This first series of images is a collection of photographs
and sketches from the turn-of-the-century era depicting Tammany
Hall, Boss Tweed, Tammany's most famous leader, and public opinion
of the political organization. As a public figure, Boss Tweed
essentially represented Tammany's political nature, unwilling
to hide or change his corrupt politics.
The organization's parallel exploitative, self-serving nature
and "honest dishonesty" are two features Steffen's
focuses on in his discussion of "good government"
and Tammany Hall as the constant alternative in New York's dynamic
Situated in the heart of New York City, Tammany Hall itself
was as prominent a structure as was the organization it housed,
its tall columns, impressive facade, and central location symbols
of Tammany power and money. Decorated as much like an opera
house or theatre as a political office, Tammany Hall shameless
reaped the rewards of its political successes, self-lavingingly
displaying its power and triumph.
Click Boss Tweed to view a series
of contemporary political cartoons that expand Steffen's appraisal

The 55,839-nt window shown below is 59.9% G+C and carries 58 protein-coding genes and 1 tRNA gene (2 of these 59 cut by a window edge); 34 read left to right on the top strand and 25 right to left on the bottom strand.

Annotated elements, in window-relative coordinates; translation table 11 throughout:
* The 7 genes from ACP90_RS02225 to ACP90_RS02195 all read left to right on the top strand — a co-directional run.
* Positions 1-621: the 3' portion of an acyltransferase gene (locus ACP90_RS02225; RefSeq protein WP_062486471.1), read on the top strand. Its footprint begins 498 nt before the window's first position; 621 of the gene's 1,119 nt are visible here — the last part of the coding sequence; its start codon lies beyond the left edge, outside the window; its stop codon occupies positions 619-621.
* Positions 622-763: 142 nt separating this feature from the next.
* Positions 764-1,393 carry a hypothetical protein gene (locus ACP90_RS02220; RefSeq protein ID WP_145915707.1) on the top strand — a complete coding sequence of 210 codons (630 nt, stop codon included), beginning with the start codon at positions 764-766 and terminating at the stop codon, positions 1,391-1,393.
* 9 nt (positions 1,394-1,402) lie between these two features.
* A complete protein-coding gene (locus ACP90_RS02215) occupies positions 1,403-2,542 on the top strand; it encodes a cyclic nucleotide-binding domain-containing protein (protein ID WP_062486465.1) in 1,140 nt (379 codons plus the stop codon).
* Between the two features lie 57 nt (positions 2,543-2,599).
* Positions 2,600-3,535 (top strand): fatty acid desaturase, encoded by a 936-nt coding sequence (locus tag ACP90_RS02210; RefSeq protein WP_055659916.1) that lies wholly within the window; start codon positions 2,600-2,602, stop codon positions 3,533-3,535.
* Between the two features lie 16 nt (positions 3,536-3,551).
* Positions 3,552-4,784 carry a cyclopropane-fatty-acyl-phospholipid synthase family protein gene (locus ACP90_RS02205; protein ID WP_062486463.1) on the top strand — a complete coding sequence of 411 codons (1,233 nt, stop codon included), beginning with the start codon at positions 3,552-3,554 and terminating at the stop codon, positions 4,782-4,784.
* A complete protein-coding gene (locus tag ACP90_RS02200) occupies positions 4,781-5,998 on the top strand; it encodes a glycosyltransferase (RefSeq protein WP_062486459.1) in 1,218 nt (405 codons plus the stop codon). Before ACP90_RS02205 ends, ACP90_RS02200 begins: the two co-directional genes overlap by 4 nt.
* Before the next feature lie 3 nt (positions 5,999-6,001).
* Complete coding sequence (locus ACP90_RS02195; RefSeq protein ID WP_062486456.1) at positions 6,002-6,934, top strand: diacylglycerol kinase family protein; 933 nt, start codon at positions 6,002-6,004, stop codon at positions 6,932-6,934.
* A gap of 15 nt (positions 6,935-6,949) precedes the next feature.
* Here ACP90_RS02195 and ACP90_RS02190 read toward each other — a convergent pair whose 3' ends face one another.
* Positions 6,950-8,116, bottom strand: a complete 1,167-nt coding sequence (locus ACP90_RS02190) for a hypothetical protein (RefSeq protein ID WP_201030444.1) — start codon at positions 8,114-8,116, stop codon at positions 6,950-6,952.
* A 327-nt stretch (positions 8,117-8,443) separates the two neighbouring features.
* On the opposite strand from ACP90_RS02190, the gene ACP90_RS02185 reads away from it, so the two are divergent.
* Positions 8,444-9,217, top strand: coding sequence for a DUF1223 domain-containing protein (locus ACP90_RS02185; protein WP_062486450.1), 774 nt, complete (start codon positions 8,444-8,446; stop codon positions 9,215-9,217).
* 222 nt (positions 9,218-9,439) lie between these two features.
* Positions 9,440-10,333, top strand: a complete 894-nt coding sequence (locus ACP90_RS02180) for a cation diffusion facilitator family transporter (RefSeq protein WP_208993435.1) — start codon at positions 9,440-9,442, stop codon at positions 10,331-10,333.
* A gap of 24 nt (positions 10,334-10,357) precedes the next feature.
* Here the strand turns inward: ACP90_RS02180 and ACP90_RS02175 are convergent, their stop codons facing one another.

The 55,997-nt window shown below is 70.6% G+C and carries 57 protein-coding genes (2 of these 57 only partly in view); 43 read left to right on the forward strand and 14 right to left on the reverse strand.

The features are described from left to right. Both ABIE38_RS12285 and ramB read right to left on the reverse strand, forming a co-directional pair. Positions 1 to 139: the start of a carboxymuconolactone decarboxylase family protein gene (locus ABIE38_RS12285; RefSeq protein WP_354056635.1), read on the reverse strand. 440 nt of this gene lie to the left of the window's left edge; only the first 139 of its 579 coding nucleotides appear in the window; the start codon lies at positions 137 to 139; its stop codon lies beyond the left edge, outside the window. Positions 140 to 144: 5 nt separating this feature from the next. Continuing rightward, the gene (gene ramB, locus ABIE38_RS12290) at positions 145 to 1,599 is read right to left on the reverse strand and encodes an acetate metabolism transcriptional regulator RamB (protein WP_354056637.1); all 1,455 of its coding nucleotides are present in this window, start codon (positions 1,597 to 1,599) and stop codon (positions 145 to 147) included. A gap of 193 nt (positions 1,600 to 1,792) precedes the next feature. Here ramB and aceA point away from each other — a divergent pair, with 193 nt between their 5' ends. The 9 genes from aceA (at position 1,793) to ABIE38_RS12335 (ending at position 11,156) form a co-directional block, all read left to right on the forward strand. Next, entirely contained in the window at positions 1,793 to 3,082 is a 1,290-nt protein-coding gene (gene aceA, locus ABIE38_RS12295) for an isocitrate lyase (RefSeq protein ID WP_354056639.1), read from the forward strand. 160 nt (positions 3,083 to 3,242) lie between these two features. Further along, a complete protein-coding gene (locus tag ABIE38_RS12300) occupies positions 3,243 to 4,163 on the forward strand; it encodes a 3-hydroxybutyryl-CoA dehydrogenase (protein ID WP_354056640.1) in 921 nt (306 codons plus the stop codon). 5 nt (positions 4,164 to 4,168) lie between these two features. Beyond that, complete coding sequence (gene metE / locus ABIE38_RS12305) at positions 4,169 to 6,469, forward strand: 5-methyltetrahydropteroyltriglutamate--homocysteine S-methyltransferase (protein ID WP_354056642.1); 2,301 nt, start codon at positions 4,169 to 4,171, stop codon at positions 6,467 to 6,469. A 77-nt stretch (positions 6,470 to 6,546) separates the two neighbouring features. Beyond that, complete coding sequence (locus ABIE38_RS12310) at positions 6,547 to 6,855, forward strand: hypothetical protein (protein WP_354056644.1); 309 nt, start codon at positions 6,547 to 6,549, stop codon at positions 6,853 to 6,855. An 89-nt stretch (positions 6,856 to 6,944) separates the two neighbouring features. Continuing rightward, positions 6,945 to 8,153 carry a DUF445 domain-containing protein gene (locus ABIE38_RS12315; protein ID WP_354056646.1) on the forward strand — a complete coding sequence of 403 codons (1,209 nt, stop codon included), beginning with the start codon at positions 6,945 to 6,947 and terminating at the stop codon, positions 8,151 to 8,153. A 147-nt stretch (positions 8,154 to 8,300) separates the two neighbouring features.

to public consensus, demonstrating explicitly the overt Tammany
corruption and backhanded policies, especially with respect
to Boss Tweed, tolerated by the New York City public. Click
here to read Steffen's full discussion
of New York City politics and the role played by Tammany Hall.
The second series of contemporary images depicts New York City
during the era of Steffen's writings; America's first city and
a thriving metropolis, but torn between worlds of an emerging
commercial juggernaught and the spreading working-class squallor
of a city of immigrants.
The turn of the twentieth century was an important moment across
American history and especially for New York, as the city emerges
from political corruption and the social struggle Steffens observes,
soon to raise her famous sky scrapers and emerge as the world's
first city. Built on through the thirties by America's poor
immigrants, these symbols of New York reflect the sharp socio-economic
dichotomy in the city, another significant element in understanding
Steffen's politically tumultuous period.
A symbol of freedom for the arriving immigrants and American
triumph and power for the emerging commercial aristocracy, The
Statue of Liberty unifies New York's opposed demographics, presenting
a true symbol of hope and Americanness unfettered by politics and corruption, capturing the wild spirit
into the early twentieth century.
Click below and select another city to explore, or return home.